Cost of Oak Solid Timber Flooring
Solid oak wood is much harder to source in Sydney and hence commands an even higher price, typically $120 – $250 per square metre for supply only. Most oak timber is only available in engineered flooring.
Cost of Engineered Timber Flooring
Aussie engineered timber floors ranges from $85 – $130 per square metre depending largely on the thickness of the real timber veneer on the surface. Thicker wood veneers require more natural wood to make, and hence increase the price per square metre.
Engineered oak flooring is similarly priced, however slightly more affordable at $70 – $130 per square metre. Once again, thicker natural timbers on the surface means it will be more expensive.
Winner: Depends on whether you want solid or engineered timber flooring.
You can learn more about the cost of installing new timber flooring, whether engineered or solid through our complete flooring cost guide!
Types of Hardwood flooring
Australian Solid Timber Flooring
As the name suggests, solid timber flooring consists of wood all the way through the plank. In other words, solid hardwood isn’t a mixture of smaller layers stuck or glued together, and is entirely the same timber species from top to bottom.
With proper installation and maintenance, solid hardwood flooring can last 50 years or sometimes even more. This is because solid timber flooring can be sanded and polished multiple times over its lifespan. This process is done every decade or two when wear and tear catch up, ultimately making your solid hardwood floors look brand new.
Engineered Timber Flooring
Engineered hardwood is characterized by its multi-layer construction style. While solid timber flooring consists of a full plank of wood, engineered hardwood flooring has surface of real timber bonded onto a plywood or composite core for increased stability and reduced cost.
Many people opt for engineered hardwood over solid hardwood flooring because not only is it cheaper, but has greater stability, better resistance to temperature fluctuations. Engineered hardwood flooring is generally much faster to install is because they don’t have to be glued and nailed like solid timber flooring. It’s also more water resistant with some options even boasting a 100% waterproof core. This makes some engineered timber floors more suitable for splash areas like the kitchen or laundry.
The drawback is that not all engineered timber flooring can be sanded and polished. The thicker the hardwood veneer, the more times you can sand and refinish the floor, and the longer it will last. Any timber with 3mm of real wood or upwards can be sanded and polished at least once.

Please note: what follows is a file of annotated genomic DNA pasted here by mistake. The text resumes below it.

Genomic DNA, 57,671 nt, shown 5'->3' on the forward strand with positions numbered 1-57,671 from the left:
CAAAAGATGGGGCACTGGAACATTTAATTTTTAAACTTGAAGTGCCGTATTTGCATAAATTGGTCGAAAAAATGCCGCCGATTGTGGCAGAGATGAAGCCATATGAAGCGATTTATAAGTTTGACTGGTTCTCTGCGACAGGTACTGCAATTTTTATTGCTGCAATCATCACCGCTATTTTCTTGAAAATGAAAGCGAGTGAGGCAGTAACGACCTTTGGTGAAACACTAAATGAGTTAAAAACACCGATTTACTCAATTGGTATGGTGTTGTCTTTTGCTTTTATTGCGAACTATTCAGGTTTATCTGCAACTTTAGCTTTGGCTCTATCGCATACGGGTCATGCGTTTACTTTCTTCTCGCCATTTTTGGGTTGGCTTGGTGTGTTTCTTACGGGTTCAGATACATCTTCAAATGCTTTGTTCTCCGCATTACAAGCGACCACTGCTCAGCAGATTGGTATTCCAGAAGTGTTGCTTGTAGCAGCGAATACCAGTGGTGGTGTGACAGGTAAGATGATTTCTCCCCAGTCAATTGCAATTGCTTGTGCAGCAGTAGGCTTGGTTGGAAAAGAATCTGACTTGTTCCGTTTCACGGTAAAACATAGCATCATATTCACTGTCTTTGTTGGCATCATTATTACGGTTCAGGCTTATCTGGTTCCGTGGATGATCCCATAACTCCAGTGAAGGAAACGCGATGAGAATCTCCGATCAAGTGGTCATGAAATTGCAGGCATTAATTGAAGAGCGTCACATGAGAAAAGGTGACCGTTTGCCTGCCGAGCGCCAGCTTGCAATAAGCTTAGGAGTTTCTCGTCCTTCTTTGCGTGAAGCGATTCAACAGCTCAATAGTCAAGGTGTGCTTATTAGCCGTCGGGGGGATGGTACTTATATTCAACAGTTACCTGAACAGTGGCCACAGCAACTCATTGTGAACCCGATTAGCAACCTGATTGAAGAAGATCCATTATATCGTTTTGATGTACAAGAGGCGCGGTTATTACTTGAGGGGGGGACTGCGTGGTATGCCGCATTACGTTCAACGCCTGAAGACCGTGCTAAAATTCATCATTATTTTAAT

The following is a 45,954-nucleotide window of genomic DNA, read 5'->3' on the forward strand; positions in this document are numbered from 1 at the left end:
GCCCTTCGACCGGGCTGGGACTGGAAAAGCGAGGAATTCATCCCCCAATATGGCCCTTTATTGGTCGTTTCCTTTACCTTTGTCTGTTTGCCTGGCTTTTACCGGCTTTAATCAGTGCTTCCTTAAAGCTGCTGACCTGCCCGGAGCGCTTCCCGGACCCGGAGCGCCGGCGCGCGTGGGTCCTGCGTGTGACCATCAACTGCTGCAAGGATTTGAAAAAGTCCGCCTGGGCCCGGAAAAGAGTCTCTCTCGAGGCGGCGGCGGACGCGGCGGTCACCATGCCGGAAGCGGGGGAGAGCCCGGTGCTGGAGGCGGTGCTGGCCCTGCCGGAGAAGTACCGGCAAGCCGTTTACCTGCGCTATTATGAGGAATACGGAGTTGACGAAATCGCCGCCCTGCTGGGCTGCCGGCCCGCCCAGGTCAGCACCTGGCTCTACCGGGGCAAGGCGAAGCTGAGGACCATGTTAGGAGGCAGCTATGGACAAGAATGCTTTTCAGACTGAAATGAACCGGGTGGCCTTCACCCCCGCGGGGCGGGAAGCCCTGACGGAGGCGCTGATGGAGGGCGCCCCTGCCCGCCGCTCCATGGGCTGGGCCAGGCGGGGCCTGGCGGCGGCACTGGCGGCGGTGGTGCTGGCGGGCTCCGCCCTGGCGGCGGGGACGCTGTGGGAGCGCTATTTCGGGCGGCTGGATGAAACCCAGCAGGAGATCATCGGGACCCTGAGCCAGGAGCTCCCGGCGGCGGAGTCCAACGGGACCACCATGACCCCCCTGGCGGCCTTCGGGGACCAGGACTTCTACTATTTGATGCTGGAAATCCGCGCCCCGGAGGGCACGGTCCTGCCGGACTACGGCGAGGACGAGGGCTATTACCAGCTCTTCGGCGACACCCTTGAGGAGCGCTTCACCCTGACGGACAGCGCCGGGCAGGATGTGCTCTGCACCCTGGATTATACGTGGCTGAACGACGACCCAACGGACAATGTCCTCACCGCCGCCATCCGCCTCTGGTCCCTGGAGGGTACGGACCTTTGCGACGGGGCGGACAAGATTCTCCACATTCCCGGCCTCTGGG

HydroPro Aussie Timber Flooring
A more unique type of timber flooring, HydroPro Aussie flooring has superior water resistance that protects your floor from warping and excessive moisture. It can be considered a counterpart to engineered hardwood flooring as it uses a composite limestone core instead of a plywood one.
The innovative limestone core is 100% waterproof and much denser, adding many extra years to the lifespan of the flooring material. Furthermore, the core contains sound-absorbing channels that reduce the amount of noise absorption. In fact, HydroPro timber has superior acoustic performance compared to traditional plywood-based engineered flooring.
Types of Oak Timber Flooring
Solid European Oak Flooring
Unlike its Australian counterpart, solid European Oak has a stark difference in appearance. Despite the fact that it sometimes goes by the name of White Oak, it has a darker shade compared to Australian hardwood. The color is typically a combination of yellow and light brown.
European Oak is also known for its luxurious, high-profile look. The color and the grain have a very unique yet classy look to them that makes European Oak a popular choice for high-end projects.
Engineered European Oak Flooring
While eucalyptus is a common component of Australian engineered hardwood, European oak flooring that’s engineered tends to use Birch instead.
It also tends to be a thicker engineered hardwood flooring type overall. It usually measured around 2 – 6mm whereas the Australian variant is around 0.6 – 3mm. This allows for more resanding of European oak over the lifespan of the floor which is great. However, most oak woods are surface stained only which means the colour will revert to natural oak when sanded down.
HydroPro Oak Timber Flooring
One of the most durable and water-resistant oak flooring types out there, this special HydroPro flooring is highly dense and is capable of being re-polished and re-sanded. HydroPro Oak uses the same 100% waterproof core as HydroPro Australian timber. It also offers several layers of UV protection on the wear surface, giving it fantastic resistance to sunlight and heat as well.
Conclusion – Is Australian Hardwood or European Oak Flooring Better?
Whilst there are pros and cons of both, they are both natural timbers from two hemispheres of the world. The “better” wood floor really depends on your individual taste and the interior design you are trying to achieve.
If you still have any remaining concerns about the benefits, uses or differences of Australian hardwood vs Oak Timber flooring, contact Floor Venue at any time and we’ll consult with you and answer any question you have.